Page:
This blog was written by Inspired Teaching Residency Intern, Myla Haan, as she reflects on her summer spent with the new cohort of Inspired Teaching Fellows.
“I’ve never felt so comfortable sharing about myself”
“I wanted to challenge myself and share something that I don’t talk about with others”
“I feel safe sharing in this group”
Hi. I’m Myla and I get excited to be vulnerable with new groups of people. I expressed this to a few of my friends once and I was met with confused responses.
So, you like crying in front of people you’ve just met?
Who says I’m crying, Friend #1? Being vulnerable doesn’t equate to balling your eyes out. Yes, sometimes I get caught up in what I’m saying and I start to cry, but that’s not what defines being vulnerable. If I do end up crying, yeah, I do enjoy it, you know why? Because when I’ve exposed myself in a very honest way such as this, it allows me to open up with the group I’m in without any fears or hesitations moving forward.
You want to share your darkest secrets with people you’ve just met?
Friend #2, these sharing moments are not the time nor the place to be sharing my secrets. People I’m forming new relationships with don’t need to know about “you-know-what’s” and “this-or-that’s”. I’m sharing about my life experiences; ones that have brought me joy as well as pain. And Friend #2, I want to share these memories and experiences with others because I want the people I’m around to feel like they can do the same. Whenever they want to do so, I want these new faces to know that I am here to listen and engage with their life stories and experiences.
My feelings and opinions aside though, I completely understand where my friends and hesitant sharers are coming from. These kinds of questions and other opinions regarding this topic are completely valid ones to consider. There’s validity in all of these thoughts because there is, more often than not, a level of fear associated with them.
What if I’m not taken seriously?
What if the things that I share are held over my head and used to ridicule me?
What if I’m shut down the second I open up?
Those thoughts are a big weight to have to carry around. Like many actions that live in our Panic Zone, it is not going to be an easy journey for someone to get comfortable doing this activity. Think about it like this: say you are afraid of heights. Would your brain immediately agree to the idea of going bungee jumping or skydiving because doing so would make you feel completely comfortable with heights afterwards? No! Your fear of heights is a fear for a reason. The fear won’t go away when you’ve just exerted your emotions to this extreme level. Most likely, you’ll just be taking more steps back rather than forward after forcing yourself to jump out of that plane or jump off that ledge. That’s why with any fear, whether it be heights or vulnerability, a safe space needs to be consciously created from the beginning in order to eventually find some sort of comfort in this thing that is weighing you down. That means no forcing yourself to jump from tall heights or forcing yourself to open up with a group of people out of the blue.
Myla, where’s this all going? Well, *insert name of the person who might be questioning me*, I’m getting to that. This summer, I got to see the powerful impact that creating a safe space has on others. As part of Summer Institute, the initial summer course that Inspired Teaching Fellows experience, Fellows were asked to bring in something to share with the group that was meaningful to them. Kind of like your good ole fashioned show and tell. When this activity was presented to everyone however, the facilitators and I didn’t just say to the Fellows “Hey! You’re going to sign up for a day to share an object with the group that has a lot of meaning to you! Have fun!”. Instead, myself and another facilitator just started to share our objects one day. No introductions. No explaining why. We just did it. The two of us opened up and exposed ourselves to a group of people we only met the day before. This step that was taken prior to actually conveying to the Fellows that they will also be doing this was what I believe set the tone for this activity. I believe that because the Fellows might have been caught off guard by what was happening, this really was what pushed them to listen with their whole selves during that first round of shares, which inevitably set the tone for all of the sharing to come. Once everyone knew that this would be a safe space, everyone felt comfortable taking steps to open up, even when they were hesitant to do so.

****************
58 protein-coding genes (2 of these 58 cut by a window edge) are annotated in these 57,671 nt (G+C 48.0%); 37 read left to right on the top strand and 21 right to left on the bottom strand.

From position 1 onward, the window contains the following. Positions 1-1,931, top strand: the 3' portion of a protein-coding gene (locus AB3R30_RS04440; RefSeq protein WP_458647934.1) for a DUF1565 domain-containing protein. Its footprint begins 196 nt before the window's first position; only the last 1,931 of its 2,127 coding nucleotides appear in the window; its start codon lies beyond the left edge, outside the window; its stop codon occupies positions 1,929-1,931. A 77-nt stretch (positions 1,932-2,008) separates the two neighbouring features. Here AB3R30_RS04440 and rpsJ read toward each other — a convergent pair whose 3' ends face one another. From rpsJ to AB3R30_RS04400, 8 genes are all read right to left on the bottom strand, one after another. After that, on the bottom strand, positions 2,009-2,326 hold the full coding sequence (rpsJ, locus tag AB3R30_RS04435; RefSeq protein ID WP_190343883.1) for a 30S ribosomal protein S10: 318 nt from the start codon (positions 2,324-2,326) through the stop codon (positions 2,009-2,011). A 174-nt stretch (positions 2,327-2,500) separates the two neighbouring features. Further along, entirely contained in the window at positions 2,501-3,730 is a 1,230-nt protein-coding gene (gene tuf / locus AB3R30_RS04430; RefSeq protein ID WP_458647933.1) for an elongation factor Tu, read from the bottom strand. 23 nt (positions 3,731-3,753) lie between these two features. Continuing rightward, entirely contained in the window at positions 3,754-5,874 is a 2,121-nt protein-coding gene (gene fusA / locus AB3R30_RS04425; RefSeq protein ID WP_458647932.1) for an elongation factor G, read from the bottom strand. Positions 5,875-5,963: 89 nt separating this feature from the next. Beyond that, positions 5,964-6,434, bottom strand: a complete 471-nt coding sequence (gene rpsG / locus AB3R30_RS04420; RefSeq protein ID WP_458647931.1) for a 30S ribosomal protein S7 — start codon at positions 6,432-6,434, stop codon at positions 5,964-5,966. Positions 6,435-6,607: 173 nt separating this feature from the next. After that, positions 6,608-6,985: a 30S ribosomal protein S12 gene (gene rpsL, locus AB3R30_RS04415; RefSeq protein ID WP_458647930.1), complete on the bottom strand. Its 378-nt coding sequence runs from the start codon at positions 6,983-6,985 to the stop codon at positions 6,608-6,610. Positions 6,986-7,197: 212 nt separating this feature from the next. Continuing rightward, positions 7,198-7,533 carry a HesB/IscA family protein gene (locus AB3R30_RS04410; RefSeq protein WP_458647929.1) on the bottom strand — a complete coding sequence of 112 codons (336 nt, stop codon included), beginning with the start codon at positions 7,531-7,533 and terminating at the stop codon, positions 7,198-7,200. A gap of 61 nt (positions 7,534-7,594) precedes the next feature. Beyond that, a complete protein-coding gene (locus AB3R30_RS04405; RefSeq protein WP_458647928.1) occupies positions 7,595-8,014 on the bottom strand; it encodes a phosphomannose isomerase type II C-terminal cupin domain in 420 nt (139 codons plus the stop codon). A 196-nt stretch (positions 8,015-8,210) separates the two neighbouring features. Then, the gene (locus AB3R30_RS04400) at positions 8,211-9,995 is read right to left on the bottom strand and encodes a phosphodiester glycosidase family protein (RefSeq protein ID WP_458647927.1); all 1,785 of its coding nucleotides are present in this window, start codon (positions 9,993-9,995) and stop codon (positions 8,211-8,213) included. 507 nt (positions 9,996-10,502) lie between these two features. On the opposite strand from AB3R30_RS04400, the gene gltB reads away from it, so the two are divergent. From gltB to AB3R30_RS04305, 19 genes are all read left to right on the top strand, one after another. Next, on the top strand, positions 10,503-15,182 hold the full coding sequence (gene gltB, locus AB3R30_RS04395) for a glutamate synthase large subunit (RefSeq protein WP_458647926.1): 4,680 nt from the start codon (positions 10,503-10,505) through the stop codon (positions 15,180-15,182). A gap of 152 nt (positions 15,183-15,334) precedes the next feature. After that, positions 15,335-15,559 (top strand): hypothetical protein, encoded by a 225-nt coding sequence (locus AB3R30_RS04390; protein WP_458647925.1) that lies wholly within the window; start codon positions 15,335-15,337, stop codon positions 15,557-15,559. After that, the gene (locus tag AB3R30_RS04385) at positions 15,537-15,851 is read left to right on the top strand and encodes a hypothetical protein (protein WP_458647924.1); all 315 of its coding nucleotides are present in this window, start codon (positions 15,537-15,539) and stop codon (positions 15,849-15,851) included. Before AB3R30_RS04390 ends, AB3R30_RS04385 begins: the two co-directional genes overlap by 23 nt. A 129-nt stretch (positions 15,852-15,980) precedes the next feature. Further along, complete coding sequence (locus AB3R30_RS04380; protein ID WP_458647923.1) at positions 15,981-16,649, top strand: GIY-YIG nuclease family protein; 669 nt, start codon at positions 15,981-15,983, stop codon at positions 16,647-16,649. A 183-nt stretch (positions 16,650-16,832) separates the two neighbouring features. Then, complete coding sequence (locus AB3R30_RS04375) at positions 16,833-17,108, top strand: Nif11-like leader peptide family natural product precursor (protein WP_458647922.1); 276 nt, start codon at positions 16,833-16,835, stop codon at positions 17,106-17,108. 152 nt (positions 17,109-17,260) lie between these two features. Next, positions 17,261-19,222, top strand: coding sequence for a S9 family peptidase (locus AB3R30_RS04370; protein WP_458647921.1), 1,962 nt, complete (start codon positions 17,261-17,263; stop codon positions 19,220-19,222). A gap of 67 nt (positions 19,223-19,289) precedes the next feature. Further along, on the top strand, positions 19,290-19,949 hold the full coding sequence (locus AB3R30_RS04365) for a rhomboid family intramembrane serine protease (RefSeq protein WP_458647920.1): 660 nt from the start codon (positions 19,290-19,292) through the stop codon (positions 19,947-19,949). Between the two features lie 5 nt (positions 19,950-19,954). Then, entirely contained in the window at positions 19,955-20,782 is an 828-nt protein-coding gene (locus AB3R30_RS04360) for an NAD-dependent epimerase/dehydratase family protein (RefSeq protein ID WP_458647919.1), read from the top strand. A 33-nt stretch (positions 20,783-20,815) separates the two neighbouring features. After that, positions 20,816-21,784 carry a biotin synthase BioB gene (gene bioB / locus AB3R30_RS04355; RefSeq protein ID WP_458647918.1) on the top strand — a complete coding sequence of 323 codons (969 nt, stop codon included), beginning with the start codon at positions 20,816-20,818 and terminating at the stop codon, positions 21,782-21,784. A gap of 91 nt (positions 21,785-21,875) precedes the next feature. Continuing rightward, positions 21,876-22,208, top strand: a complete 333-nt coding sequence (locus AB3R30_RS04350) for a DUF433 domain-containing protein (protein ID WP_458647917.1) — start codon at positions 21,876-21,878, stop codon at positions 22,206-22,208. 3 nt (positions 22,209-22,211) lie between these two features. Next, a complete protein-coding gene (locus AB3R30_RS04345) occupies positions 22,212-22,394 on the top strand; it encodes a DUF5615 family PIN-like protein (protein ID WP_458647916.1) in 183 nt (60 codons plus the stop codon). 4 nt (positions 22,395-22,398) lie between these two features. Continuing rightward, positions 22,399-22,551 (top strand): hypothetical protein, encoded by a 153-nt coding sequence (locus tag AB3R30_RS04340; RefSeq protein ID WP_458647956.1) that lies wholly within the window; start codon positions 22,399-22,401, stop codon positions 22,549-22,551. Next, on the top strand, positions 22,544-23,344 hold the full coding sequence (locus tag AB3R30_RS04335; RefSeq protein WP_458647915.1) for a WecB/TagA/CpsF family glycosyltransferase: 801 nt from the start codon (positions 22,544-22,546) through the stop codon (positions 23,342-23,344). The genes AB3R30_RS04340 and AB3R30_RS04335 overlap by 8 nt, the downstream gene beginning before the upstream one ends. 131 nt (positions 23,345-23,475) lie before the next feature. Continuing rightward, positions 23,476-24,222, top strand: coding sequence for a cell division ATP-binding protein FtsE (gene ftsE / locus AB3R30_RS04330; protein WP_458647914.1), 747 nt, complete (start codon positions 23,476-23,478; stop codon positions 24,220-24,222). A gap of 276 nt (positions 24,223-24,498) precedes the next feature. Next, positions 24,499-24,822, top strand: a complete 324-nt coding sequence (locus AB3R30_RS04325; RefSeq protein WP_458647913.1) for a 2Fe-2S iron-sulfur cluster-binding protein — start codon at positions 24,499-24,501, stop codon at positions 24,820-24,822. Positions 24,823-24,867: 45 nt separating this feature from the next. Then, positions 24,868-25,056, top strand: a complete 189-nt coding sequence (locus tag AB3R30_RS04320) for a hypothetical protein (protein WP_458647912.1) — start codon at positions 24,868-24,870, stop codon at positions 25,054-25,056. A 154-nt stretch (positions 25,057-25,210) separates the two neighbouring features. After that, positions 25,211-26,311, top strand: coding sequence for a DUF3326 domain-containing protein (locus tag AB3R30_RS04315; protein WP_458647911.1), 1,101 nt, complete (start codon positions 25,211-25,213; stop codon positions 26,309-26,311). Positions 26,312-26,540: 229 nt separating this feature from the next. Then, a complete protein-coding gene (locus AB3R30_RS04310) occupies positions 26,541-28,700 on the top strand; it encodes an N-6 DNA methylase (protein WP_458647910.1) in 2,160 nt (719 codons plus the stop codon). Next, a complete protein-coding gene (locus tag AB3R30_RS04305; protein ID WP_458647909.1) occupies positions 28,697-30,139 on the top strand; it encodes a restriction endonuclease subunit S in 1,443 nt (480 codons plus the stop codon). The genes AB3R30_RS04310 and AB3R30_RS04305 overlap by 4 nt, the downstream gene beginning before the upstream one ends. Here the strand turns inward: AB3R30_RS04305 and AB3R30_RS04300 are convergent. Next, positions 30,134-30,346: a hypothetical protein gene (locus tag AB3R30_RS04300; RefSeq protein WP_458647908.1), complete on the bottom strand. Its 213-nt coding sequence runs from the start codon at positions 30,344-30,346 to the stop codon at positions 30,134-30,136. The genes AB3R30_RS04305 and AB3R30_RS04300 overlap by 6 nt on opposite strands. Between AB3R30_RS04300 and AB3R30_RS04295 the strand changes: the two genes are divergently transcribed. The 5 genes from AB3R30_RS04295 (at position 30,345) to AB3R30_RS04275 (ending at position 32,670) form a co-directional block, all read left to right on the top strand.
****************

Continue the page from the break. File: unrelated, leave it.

I know that this group probably wasn’t expecting to be asked to do an activity like this in a teacher residency. But the bravery that I saw in every single Fellow astounded me. Those quotes that started this post off are some of the things that Fellows were saying right before their sharing time or about the shares in general. Those sentiments that were expressed showed me that the fellows were impacted by this activity and, most importantly, in a positive way because they were all willing to take on the challenge. In the end, I learned a valuable lesson from witnessing the Fellows’ own experience with sharing. When one is presented with the opportunity to be heard, and I mean every word and phrase genuinely and whole-heartedly heard, people will jump at the chance to release any emotion or story or thought or opinion. Knowing that people will listen to you respectfully is like opening up a flood gate in your head. Anything and everything can come out. We all want to be heard. I urge anyone who may be reading this to take a second to think. Have you taken the time to listen, really listen, to someone? Has anyone taken the time to do the same for you? If not, make it happen. You won’t regret it.